A julbuk in the narthex of the Washington National Cathedral in Washington, D.C.
A julbuk (YOOL-buck) is a Scandinavian Christmas tradition. In Norse pagan lore, the god Odin drove across the night sky on Yuletide in a sleigh pulled by two giant goats. Children would leave hay and feed in their boots, and put these boots by the chimney. The goats would stop and eat, and Odin would reward the children with presents. (This has transformed today into leaving cookies and milk for Santa Claus; Santa driving a sleigh pulled by reindeer; and Christmas stockings.)
Scandinavians traditionally make a straw goat ("julbuk," or "Christmas goat") each year and display it in the house or as Christmas tree ornaments.
This particular julbuk is a reindeer, not a goat -- and it features a red holly berry for a nose (like Rudolph the red-nosed reindeer).
The display features holly, another pagan tradition. The Norse and Celtic druids associated holly with Yuletide. Yule was when the "curtain between this world and the world of the dead" broke down, allowing ghosts to visit their loved ones. (This is why Charles Dickens' "A Christmas Carol" features ghosts.) But it also allowed evil spirits through. Hanging prickly holly around windows and over doors kept these evil spirits away. Holly was also a male fertility symbol, and was supposed to bring good luck and spiritual protection. (Ivy was the female counterpart.) Holly also maintained its deep green color and produced red berries, which looked nice against bland snowy wintry landscapes.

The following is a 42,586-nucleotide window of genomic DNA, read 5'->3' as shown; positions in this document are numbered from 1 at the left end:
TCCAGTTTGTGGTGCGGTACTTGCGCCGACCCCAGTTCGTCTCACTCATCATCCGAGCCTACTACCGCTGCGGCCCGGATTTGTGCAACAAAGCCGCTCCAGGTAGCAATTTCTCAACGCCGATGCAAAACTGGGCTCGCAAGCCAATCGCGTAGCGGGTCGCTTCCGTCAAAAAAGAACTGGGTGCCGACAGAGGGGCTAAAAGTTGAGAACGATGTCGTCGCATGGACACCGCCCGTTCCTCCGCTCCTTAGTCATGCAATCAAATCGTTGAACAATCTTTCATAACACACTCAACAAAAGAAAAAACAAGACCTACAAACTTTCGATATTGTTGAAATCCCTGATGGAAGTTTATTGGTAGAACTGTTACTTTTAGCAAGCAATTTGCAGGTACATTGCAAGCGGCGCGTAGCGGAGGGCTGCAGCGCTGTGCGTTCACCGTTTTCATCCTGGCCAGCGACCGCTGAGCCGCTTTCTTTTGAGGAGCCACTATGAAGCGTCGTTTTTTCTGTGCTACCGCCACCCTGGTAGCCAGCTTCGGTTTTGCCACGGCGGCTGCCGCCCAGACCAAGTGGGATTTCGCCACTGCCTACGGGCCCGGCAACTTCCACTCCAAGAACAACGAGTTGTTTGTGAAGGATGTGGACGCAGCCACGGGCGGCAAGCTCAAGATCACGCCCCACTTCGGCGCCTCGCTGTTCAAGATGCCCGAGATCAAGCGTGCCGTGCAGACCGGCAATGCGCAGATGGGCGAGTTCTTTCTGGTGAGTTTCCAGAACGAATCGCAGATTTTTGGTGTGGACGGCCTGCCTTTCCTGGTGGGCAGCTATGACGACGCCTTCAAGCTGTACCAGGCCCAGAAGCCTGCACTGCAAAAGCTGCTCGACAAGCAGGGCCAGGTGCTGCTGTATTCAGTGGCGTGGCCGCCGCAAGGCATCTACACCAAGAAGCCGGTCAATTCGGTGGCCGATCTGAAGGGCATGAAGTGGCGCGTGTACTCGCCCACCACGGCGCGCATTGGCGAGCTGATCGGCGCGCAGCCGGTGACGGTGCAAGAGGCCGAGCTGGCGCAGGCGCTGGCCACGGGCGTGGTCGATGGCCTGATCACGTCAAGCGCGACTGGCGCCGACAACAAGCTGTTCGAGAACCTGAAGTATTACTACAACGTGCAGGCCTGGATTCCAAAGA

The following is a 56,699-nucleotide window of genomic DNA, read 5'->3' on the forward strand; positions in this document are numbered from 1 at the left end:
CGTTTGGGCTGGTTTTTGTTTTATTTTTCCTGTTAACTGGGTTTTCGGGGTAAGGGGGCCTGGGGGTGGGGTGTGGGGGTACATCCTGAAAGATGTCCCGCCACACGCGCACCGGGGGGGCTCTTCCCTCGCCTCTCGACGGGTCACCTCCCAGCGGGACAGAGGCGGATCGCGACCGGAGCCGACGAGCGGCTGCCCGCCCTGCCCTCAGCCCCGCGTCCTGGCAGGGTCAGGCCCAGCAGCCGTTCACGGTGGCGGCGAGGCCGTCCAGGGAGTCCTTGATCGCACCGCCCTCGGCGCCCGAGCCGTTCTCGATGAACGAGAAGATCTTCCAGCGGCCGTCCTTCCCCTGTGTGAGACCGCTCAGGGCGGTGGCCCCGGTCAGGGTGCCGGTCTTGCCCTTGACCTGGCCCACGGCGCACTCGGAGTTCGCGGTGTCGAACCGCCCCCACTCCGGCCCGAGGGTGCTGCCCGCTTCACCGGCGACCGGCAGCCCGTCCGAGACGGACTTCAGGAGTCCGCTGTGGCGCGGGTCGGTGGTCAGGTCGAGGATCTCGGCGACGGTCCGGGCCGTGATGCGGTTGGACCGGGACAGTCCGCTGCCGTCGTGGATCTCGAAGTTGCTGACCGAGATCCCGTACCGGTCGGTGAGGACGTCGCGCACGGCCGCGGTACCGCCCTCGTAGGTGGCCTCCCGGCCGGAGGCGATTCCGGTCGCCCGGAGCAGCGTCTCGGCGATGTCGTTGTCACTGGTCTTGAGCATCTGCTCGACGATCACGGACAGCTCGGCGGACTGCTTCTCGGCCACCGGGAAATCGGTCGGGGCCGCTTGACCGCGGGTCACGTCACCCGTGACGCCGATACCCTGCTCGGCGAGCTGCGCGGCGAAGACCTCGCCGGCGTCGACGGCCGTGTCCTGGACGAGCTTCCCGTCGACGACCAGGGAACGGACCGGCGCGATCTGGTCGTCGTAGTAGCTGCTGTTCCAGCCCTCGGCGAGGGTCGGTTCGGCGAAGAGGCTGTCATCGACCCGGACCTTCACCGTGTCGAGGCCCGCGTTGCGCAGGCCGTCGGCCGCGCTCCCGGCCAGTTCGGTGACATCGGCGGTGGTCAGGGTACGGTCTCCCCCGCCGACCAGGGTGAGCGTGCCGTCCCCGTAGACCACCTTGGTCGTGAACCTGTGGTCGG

Christians adopted holly as symbolic of Jesus Christ. The prickly leaves mimicked Jesus' crown of thorns, and the red berries his blood shed for sinners.